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Entertainment Today: Showbiz news

By United Press International   |   June 25, 2002 at 3:00 AM   |   Comments

WHERE DID THE BOYS GO?

Ratings are sagging for the World Wrestling Entertainment's two premiere primetime TV shows -- and analysts are blaming a mass defection by teenage boys for the trend.

According to a report in Daily Variety, for the first 5 1/2 months of 2002, "Smackdown" on UPN has lost 35 percent of its 12-to-17-year-old males compared with the same period in 2001. At the same time, ratings for total households have fallen by 10 percent.

TNN's "Raw Is War" has lost 19 percent of its 12-17 males and 6 percent of its households.

Garnett Losak -- vice president and director of programming for the Los Angeles-based consulting firm Petry Media -- told Variety part of the problem is a lack of headliners on the wrestling circuit, exemplified by The Rock's departure from the ring for starring roles in "The Mummy Returns" and "The Scorpion King."

"With the Rock making like Arnold Schwarzenegger ... the WWE doesn't have the big-draw, marquee wrestler to keep the kids enthralled," said Losak.

Another wrestling star, Stonecold Steve Austin, quit the ring over a business dispute with the WWE, and then got into legal trouble in San Antonio for allegedly beating up his wife Debra, who's also his manager.

David Carter of the Los Angeles-based Sports Business Group said the WWE is also up against a shrinking attention span among teenage boys.

"You've got extreme sports like the X Games drawing young men, reality shows like 'American Idol' and 'Dog Eat Dog' cropping up all over the place and a whole array of videogames," said Carter.

Bill Carroll, vice president of the media-buying firm Katz Television, said UPN is hurting at least in part from tougher competition on Thursday, in the form of "Survivor" and "CSI" on CBS.


ART NOT IMITATING LIFE IN 'SEX'

After Sarah Jessica Parker announced in March that she is pregnant, producers of her Emmy-winning comedy "Sex and the City" made a decision not to incorporate the pregnancy into the storyline for the show's upcoming fifth season.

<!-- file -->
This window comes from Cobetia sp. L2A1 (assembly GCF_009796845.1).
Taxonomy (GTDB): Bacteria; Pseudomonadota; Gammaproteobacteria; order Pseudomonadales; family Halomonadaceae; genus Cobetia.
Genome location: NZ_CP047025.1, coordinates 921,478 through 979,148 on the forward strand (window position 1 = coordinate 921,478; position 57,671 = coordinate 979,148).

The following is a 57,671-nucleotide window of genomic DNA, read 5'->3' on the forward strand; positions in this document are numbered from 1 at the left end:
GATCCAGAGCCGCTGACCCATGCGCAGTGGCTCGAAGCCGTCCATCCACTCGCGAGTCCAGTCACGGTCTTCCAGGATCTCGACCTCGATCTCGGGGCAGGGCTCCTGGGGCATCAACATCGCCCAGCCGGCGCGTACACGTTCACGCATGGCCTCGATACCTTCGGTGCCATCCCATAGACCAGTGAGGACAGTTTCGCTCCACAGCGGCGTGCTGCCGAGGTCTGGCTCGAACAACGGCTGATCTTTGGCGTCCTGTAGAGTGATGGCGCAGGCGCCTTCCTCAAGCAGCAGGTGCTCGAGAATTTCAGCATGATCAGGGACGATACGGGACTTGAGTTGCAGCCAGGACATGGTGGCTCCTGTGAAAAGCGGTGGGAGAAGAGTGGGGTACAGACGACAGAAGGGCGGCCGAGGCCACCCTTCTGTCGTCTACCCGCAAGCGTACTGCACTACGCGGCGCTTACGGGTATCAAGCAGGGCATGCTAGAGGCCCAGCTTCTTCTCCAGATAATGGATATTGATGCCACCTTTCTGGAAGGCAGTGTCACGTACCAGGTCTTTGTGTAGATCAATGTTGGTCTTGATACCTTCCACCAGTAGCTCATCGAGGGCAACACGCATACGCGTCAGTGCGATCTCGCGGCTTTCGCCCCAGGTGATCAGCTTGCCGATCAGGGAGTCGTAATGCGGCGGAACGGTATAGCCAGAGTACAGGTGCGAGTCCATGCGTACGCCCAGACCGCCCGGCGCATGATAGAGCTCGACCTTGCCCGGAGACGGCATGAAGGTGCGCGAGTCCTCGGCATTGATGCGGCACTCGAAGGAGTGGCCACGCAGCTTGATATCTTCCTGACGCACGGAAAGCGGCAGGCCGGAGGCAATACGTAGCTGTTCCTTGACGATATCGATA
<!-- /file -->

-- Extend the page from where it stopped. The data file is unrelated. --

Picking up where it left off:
Instead of a baby, Parker's character -- sex advice columnist Carrie Bradshaw -- is getting a book deal.

Parker plans to take five months off after production is completed in the new season, scheduled to begin airing in July.

"Relaxing is foreign to me," she told TV Guide. "But I'll have a baby. And my time will be taken up with something far more important than me."

Executive producer Michael Patrick King said it just wouldn't do to let Parker's character join the ranks of motherhood.

"Carrie is the eternal single girl," said King. "Sarah Jessica is having a baby; Carrie Bradshaw is having a cocktail."


BASSETT SLAMS 'MONSTER'S BALL' ROLE

Halle Berry won the best actress Oscar for it, but Oscar-nominee Angela Bassett told Newsweek she turned down the starring role in "Monster's Ball" because of her high standards.

"I wasn't going to be a prostitute on film," said Bassett. "I couldn't do that because it's such a stereotype about black women and sexuality."

Bassett -- nominated for best actress for "What's Love Got to Do With It?" (1993) -- took pains to say that she isn't knocking Berry for taking the role of a black waitress who falls in love with the white man who executed her husband. She just didn't think the graphic sexuality was for her.

"I mean, Meryl Streep won Oscars without all that," she said.


ON KISSING MATT DAMON

When you ask Franka Potente, Matt Damon's co-star in "The Bourne Identity," what it was like to work with Damon, or what it was like to kiss him -- first, she jokes: "I want to hear what he says about me!"

Then she acknowledges that was "really, really fun" to work with Damon.

"What sometimes happens is in the beginning you think: 'Oh, that person is so cool. We're going to have so much fun,'" said Potente. "But after two or three stressful weeks, suddenly, it drops. You're like, 'What happened?' And the person isn't available any more or stressed out or turning out to be a diva. Didn't happen with (Damon). He really (stayed) that kind, relaxed person.

So, how about the kissing?

"It was fun," said Potente, "and at the end of the day, I said: 'Hey, thanks, man. That was a fun day.' Because, see the problem, you're doing something again with somebody you don't know and there's a lot of people around and you never know. Even if you feel: 'Well, let's relax. We know each other.' You haven't been intimate and you don't mean to, but you have to. It was a little awkward. We had a little shot of Jaegermeister, got a little more relaxed."

Potente said it's like that with nude scenes too.

"You start out being nervous and it's like a closed set and by the end of the day you're just walking around like, 'La, la, la!'"

© 2002 United Press International, Inc. All Rights Reserved. Any reproduction, republication, redistribution and/or modification of any UPI content is expressly prohibited without UPI's prior written consent.
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